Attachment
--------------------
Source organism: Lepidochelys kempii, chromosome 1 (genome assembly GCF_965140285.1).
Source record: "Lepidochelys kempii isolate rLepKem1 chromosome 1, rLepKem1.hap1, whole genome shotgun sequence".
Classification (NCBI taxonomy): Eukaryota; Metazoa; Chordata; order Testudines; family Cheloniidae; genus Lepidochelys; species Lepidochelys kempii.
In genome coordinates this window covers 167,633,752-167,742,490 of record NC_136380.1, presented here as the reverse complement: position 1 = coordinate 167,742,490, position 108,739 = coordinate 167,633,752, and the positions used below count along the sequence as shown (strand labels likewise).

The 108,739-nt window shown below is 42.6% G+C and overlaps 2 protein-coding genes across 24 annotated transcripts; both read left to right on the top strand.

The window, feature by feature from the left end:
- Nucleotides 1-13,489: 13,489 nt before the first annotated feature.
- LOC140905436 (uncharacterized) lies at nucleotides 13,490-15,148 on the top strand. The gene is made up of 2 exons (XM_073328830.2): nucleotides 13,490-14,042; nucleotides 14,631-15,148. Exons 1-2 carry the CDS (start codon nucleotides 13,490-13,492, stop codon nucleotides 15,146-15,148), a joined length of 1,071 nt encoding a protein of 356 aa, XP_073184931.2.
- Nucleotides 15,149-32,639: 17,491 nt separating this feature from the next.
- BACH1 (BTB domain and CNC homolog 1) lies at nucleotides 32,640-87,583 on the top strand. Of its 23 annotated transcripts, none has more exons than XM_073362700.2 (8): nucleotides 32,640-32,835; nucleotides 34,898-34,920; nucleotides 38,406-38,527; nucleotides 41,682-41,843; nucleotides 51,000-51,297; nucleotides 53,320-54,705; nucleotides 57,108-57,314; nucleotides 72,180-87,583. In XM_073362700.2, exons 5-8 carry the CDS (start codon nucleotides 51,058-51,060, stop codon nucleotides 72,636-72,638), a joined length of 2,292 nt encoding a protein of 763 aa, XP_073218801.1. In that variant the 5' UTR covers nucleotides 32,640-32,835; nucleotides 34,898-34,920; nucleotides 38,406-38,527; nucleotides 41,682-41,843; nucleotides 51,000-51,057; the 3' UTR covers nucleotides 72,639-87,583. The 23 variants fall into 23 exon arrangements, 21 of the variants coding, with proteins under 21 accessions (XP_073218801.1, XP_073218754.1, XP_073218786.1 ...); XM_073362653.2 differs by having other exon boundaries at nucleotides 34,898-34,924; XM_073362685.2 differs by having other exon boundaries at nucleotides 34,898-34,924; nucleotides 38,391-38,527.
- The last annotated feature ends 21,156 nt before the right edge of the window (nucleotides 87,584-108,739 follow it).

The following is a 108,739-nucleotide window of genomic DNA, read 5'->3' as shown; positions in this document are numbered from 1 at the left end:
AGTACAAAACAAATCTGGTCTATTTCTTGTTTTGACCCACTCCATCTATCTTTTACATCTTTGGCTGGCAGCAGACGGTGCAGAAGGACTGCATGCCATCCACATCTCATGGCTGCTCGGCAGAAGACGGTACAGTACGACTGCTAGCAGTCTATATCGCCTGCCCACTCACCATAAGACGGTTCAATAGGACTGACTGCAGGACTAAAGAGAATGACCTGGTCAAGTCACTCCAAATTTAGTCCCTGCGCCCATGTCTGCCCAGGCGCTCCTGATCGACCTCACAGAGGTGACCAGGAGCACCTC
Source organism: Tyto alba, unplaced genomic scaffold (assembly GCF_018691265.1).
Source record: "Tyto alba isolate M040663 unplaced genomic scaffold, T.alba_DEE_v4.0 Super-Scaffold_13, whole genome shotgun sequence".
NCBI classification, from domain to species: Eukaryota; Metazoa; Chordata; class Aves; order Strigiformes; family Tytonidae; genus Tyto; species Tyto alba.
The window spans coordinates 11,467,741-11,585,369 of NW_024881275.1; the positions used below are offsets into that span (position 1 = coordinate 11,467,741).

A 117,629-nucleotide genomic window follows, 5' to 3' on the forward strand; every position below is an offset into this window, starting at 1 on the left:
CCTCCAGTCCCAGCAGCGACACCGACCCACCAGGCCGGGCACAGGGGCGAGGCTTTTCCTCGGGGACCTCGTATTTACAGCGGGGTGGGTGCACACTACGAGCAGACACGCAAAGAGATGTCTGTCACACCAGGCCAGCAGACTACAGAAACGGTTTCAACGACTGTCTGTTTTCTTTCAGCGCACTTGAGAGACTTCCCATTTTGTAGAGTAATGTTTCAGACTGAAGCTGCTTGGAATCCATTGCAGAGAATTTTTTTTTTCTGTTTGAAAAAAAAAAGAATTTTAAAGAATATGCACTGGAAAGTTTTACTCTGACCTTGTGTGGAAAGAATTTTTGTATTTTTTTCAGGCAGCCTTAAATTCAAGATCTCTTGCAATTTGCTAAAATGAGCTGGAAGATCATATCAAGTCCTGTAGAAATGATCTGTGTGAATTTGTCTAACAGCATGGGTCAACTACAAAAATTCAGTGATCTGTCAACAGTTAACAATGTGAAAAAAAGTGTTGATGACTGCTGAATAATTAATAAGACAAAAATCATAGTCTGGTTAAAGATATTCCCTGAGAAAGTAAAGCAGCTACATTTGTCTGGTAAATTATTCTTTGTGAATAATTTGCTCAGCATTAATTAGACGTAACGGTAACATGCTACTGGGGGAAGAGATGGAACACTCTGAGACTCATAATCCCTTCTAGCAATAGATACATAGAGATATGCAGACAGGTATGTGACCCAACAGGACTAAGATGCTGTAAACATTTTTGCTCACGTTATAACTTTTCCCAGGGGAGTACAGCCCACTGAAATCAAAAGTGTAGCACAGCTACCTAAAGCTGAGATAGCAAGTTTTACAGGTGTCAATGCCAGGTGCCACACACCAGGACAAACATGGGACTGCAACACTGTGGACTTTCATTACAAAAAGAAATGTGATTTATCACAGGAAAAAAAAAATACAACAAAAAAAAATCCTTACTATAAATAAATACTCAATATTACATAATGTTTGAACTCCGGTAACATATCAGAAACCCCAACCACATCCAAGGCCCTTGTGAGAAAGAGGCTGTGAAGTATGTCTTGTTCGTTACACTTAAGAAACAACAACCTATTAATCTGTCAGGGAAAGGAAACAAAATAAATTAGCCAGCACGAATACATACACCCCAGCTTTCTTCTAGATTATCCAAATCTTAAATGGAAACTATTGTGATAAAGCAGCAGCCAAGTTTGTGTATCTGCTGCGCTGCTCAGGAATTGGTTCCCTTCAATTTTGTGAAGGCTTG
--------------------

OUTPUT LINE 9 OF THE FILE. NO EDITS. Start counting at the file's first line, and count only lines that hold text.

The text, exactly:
- Nucleotides 15,149-32,639: 17,491 nt separating this feature from the next.